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Conductor James Levine returns from health-related, 2-year absence

| Sunday, May 19, 2013, 9:15 p.m.
Conductor James Levine’s recuperation raises hopes his transforming guidance will return to the Metropolitan Opera.
(AP Photo/Metropolitan Opera, Cory Weaver)
Conductor James Levine’s recuperation raises hopes his transforming guidance will return to the Metropolitan Opera. (AP Photo/Metropolitan Opera, Cory Weaver)

NEW YORK — James Levine rolled onto the Carnegie Hall stage in his black motorized wheelchair and into a 6-by-6-foot mechanical podium constructed by the Metropolitan Opera.

Belted into the wheelchair, Levine and two aides waited while the podium hoisted him about 3 feet in the air and its interior rotated 180 degrees to leave him facing the audience. Given a 1-minute standing ovation, he blew a kiss to the crowd in the sold-out 2,804-seat auditorium, raised his fists in triumph and tapped his heart.

And then it was to business. After an absence of more than two years caused by a fall that left him partially paralyzed, the Met's music director had returned.

Looking a bit like a starship captain in the commander's chair, Levine conducted the prelude to Wagner's “Lohengrin,” Beethoven's Piano Concerto No. 4 with Evgeny Kissin and Schubert's Symphony No. 9 (Great) on Sunday afternoon, the first step toward his return the Met next fall. He received a 7 12-minute standing ovation at the end.

Levine, who turns 70 on June 23, has transformed the Met since his debut in 1971 and joined Leonard Bernstein as the most acclaimed American conductors. He has been the leading force at the Met for four decades as chief conductor (1973-76), music director (1976-86 and 2004-present) and artistic director (1986-2004).

But Levine's health began to deteriorate. He was afflicted with aggravated Parkinsonism — a relatively benign form of Parkinson's disease — starting in 1994. He tore a rotator cuff in March 2006 when he tripped and fell on the stage of Boston's Symphony Hall during ovations, and his right kidney was removed in July 2008 because of a malignant tumor. Then he had surgery in 2009 to repair a herniated disk in his back and a second back operation in 2010.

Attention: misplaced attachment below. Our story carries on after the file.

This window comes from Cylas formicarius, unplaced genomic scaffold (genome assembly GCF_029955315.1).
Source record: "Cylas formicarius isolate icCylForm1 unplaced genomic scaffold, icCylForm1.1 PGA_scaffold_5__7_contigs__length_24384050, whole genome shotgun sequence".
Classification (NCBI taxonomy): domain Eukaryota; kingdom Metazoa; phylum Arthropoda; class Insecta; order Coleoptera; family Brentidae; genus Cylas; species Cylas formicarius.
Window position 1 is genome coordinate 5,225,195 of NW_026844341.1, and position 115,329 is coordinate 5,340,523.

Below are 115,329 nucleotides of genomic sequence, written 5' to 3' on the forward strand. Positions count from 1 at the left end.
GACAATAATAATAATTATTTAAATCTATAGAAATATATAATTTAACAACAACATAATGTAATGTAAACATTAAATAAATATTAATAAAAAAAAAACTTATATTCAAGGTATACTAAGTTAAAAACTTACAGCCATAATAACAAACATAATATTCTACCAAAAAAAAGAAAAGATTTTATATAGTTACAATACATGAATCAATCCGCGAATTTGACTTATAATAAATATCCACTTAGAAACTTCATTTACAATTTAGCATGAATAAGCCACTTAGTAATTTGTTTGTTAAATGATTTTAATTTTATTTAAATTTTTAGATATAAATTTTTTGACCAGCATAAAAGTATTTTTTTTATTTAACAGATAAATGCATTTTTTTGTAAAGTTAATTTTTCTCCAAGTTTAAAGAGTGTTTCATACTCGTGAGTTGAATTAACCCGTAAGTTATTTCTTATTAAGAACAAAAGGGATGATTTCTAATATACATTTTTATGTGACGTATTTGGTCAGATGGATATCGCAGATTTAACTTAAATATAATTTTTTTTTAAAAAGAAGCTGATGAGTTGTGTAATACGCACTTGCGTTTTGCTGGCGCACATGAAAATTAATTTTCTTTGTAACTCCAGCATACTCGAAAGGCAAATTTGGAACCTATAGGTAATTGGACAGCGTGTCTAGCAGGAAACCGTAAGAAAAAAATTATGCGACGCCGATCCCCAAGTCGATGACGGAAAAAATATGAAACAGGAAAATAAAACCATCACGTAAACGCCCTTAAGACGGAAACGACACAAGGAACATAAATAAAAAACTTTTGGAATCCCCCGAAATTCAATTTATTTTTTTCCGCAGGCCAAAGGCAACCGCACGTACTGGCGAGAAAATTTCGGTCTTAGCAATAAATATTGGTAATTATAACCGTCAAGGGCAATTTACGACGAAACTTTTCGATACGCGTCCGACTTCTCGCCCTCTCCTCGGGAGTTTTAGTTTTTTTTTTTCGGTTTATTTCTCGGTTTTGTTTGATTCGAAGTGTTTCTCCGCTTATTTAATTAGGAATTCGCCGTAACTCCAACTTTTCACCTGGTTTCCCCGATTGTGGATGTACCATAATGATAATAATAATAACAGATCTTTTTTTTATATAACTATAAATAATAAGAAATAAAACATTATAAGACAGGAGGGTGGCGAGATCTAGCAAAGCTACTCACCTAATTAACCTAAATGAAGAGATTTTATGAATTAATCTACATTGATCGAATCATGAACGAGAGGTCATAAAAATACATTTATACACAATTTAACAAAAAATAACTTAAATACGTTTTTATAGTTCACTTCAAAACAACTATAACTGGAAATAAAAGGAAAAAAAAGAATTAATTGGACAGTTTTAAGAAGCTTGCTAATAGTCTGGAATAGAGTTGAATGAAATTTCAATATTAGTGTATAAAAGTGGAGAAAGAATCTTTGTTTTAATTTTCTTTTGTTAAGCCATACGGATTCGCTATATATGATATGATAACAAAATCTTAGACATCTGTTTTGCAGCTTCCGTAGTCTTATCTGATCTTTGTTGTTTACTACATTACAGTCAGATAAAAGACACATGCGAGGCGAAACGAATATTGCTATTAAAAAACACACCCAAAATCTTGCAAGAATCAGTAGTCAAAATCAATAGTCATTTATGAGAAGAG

By then he was conducting from a chair and by 2011 he took his bows from the podium in the Met's orchestra pit rather than walk on stage. He resigned as music director of the Boston Symphony Orchestra, a position he had held since 2004, and canceled his appearances on a Met tour of Japan that was to celebrate his 40th anniversary with the company.

Two more back surgeries followed in May and July 2011 and the next month he fell and damaged a vertebrae, leaving him with no feeling in his legs. He canceled his entire 2011-12 and 2012-13 seasons at the Met, leaving the company to scramble for fill-in conductors for his many assignments.

With intensive therapy, he regained feeling in his legs and in recent months has started to walk. He said doctors are hopeful for a complete recovery at some point. But for now, he conducts from the wheelchair.

Wearing a black shirt — the outfit he switched to several years ago — rather than white-tie-and-tails, he seemed to have freer movement than he did before the 2011 surgeries. His upper body was strong, and the gestures he made with his left hand to increase and decrease the orchestra's level and shape its sound were the same as the Levine of old.

His return program opened with a rendition of the “Lohengrin” prelude notable for the shimmering spaciousness of the strings in A-major. .

Levine's Wagner has texture and force, an ebb and flow that creates great import, yet a lightness that lets all the colors shine. In all of nine minutes, he showed what the Met had been missing.

He followed with frothy Beethoven accompanying Kissim, an energetic rendering of the G Major that never sounded rushed. The andante con moto was ominous and the closing rondo galloping. Kissim added a fun encore of Beethoven's “Rage Over a Lost Penny, Vented in a Caprice.”

Levine's Schubert, which followed intermission, was grand and lavish with an arch that intensified toward the conclusion. By the final ovations, Levine looked overjoyed.

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